Housing for Recovery

Poster A81, Thursday, October 20, 11:30 am - 1:00 pm, Le Baron

Elizabeth Guevara1, Mireille Valois1, Ina Winkelmann1, Ashok Malla1,2,3,4, Ridha Joober1,2, Karen Goldberg1, Sherezad Abadi1, Amine Saadi1, Srividya Iyer1,2,3; 1Douglas Mental Health University Institute, 2McGill University, 3ACCESS-Canada, 4Canada Research Chair in Early Psychosis

Young people with first-episode psychosis (FEP) have developmentally appropriate objectives pertaining to housing, education, and employment, similar to those of peers of the same age group and with no mental illness (1). FEP best practices recognize that long-term, stable housing, with clinical support, lead to improved functional outcomes (2). However, there is a lack of affordable, youth-appropriate apartments in Montreal for young people with mental health difficulties and low income. The Prevention and Early Intervention Program for Psychoses (PEPP-Montreal) created an innovative housing project to address this need. The proposed presentation will describe this project and its impacts, using a descriptive case series approach. A housing-first model was adopted (similar to the At Home Project (3)), to offer participants housing via a two-year subsidy in community apartments. Individual choice, autonomy and recovery are emphasized. Within a community outreach approach, participants are offered regular follow-up through case management, occupational therapy to develop independent living skills, and Individual Placement and Support for vocational and educational recovery. Our case series includes 15 participants (14 single; 12 male). Of these, 12 were homeless or on the verge of homelessness at entry. Systematic analysis of their narratives indicated that the housing project facilitated improved functional outcomes (including employment/school in 9), community reintegration, increased service engagement (5 re-engaged), decreased hospitalization, and decreased stigma. This project presents a model for effectively combining best practices of early intervention, housing, and IPS, filling a gap in integrated services and contributing to improved functional outcomes and recovery in FEP. References: 1. Ramsay, C. E., Broussard, B., Goulding, S. M., Cristofaro, S., Hall, D., Kaslow, N. J., … Compton, M. T. (2011). Life and treatment goals of individuals hospitalized for first-episode nonaffective psychosis. Psychiatry Research, 189(3), 344-348. http://dx.doi.org/10.1016/j.psychres.2011.05.039 2. Ontario Ministry of Health and Long-Term Care. (2011). Early Psychosis Intervention Program Standards. Retrieved from http://www.health.gov.on.ca/english/providers/pub/mental/epi_program_standards.pdf 3. Douglas Mental Health University Institute. (2015). The At Home/Chez Soi Project part one - 2009 to 2013. Retrieved from http://www.douglas.qc.ca/pages/view?section_id=340&locale=en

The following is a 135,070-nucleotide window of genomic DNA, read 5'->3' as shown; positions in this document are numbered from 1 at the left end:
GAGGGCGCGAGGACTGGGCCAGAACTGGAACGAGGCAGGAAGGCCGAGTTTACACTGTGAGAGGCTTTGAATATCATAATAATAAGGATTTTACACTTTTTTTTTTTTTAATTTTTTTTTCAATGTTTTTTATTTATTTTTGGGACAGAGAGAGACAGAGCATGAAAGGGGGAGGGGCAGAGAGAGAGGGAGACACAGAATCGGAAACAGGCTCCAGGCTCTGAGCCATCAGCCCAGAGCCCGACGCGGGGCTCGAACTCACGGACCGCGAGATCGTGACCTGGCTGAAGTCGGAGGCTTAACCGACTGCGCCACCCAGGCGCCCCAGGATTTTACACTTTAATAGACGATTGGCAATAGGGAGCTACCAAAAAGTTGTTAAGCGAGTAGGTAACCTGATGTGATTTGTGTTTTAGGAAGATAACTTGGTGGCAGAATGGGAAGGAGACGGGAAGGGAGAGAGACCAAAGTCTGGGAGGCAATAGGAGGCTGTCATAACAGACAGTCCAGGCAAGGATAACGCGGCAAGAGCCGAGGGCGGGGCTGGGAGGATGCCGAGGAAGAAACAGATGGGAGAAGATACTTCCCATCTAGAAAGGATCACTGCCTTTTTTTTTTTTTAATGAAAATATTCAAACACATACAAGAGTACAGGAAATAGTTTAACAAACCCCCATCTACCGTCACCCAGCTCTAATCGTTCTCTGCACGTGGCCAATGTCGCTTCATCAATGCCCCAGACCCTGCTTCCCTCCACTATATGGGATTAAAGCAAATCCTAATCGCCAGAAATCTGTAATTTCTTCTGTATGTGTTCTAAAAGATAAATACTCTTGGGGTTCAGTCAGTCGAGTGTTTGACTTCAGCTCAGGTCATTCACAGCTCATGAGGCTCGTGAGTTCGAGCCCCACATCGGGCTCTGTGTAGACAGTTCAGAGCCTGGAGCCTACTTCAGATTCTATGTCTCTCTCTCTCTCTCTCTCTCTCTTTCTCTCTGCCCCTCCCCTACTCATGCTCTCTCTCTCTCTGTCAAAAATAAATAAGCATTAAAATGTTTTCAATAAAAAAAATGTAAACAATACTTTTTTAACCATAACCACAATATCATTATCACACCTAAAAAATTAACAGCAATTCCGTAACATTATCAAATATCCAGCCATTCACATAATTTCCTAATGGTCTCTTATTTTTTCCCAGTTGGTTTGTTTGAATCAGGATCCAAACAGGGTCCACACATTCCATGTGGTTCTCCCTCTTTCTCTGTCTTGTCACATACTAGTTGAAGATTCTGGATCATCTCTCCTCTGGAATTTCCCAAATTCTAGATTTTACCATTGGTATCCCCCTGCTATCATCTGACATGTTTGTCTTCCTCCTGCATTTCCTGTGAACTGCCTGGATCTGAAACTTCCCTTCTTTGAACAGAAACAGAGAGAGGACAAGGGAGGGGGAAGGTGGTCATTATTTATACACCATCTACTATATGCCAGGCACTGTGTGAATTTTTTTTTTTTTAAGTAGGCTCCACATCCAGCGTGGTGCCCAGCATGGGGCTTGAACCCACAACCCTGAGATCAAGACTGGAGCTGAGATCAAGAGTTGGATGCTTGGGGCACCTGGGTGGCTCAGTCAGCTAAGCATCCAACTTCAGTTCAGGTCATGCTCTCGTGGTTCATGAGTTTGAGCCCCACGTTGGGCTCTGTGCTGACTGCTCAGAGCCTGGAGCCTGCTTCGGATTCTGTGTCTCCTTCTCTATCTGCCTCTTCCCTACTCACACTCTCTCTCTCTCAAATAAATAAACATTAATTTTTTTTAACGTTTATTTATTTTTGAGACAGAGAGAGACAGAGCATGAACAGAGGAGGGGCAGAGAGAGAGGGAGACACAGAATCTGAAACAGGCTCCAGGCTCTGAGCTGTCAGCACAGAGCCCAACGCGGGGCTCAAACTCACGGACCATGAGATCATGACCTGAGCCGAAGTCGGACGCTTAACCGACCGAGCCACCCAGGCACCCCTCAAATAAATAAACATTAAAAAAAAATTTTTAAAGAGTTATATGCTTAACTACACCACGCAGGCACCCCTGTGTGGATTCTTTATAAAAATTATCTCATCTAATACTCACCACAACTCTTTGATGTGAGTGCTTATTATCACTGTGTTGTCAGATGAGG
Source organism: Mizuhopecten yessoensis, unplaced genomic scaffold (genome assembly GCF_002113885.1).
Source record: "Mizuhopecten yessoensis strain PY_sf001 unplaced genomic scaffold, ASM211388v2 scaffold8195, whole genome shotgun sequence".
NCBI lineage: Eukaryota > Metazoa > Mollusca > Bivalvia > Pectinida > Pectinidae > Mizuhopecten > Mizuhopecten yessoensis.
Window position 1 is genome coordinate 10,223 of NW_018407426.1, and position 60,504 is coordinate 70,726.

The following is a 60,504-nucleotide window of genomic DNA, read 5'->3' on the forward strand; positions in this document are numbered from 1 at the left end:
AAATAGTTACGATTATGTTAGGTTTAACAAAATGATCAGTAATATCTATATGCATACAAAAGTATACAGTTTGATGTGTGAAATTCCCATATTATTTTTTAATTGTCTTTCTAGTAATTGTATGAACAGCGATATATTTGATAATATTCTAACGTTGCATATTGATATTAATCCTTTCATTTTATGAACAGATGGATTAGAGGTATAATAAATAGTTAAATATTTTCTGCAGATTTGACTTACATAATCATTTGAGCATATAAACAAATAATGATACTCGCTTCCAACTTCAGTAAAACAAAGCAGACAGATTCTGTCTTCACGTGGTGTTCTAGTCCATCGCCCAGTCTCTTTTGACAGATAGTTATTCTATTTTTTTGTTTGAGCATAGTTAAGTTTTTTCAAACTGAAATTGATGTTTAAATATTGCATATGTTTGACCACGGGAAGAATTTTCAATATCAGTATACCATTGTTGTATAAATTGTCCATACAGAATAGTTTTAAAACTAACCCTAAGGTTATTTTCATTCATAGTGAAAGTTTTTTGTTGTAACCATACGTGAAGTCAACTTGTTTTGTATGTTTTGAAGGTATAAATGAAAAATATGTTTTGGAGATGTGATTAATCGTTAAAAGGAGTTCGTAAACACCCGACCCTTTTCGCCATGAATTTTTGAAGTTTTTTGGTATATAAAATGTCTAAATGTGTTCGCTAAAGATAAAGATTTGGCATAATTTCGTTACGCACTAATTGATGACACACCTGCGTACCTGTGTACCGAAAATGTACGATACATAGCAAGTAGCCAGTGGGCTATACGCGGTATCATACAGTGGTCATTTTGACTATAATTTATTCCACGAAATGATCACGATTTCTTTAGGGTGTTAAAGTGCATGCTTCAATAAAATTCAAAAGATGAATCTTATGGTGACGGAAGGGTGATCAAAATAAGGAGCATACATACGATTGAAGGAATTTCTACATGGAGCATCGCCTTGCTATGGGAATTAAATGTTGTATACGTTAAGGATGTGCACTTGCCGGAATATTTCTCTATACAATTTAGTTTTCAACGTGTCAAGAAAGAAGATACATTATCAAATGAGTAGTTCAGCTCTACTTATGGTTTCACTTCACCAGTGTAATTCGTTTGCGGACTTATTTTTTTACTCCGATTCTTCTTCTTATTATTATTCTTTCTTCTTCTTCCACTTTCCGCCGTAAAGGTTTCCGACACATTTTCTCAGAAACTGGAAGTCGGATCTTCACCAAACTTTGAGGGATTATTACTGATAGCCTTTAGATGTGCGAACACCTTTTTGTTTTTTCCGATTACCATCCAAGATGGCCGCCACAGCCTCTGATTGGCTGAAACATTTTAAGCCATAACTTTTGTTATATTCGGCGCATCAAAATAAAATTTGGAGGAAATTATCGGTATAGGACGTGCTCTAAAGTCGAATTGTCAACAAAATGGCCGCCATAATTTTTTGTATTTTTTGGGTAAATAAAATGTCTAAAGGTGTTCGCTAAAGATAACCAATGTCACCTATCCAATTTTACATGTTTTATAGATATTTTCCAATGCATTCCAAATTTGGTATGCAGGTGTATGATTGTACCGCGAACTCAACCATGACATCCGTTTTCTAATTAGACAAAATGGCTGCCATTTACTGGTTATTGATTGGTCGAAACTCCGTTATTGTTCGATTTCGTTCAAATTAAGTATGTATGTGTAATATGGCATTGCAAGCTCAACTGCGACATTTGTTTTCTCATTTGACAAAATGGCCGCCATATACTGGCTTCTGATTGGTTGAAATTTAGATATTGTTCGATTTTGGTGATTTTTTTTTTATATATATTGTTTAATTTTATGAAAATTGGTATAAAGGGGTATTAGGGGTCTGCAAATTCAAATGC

Topic Area: First Episode Psychosis

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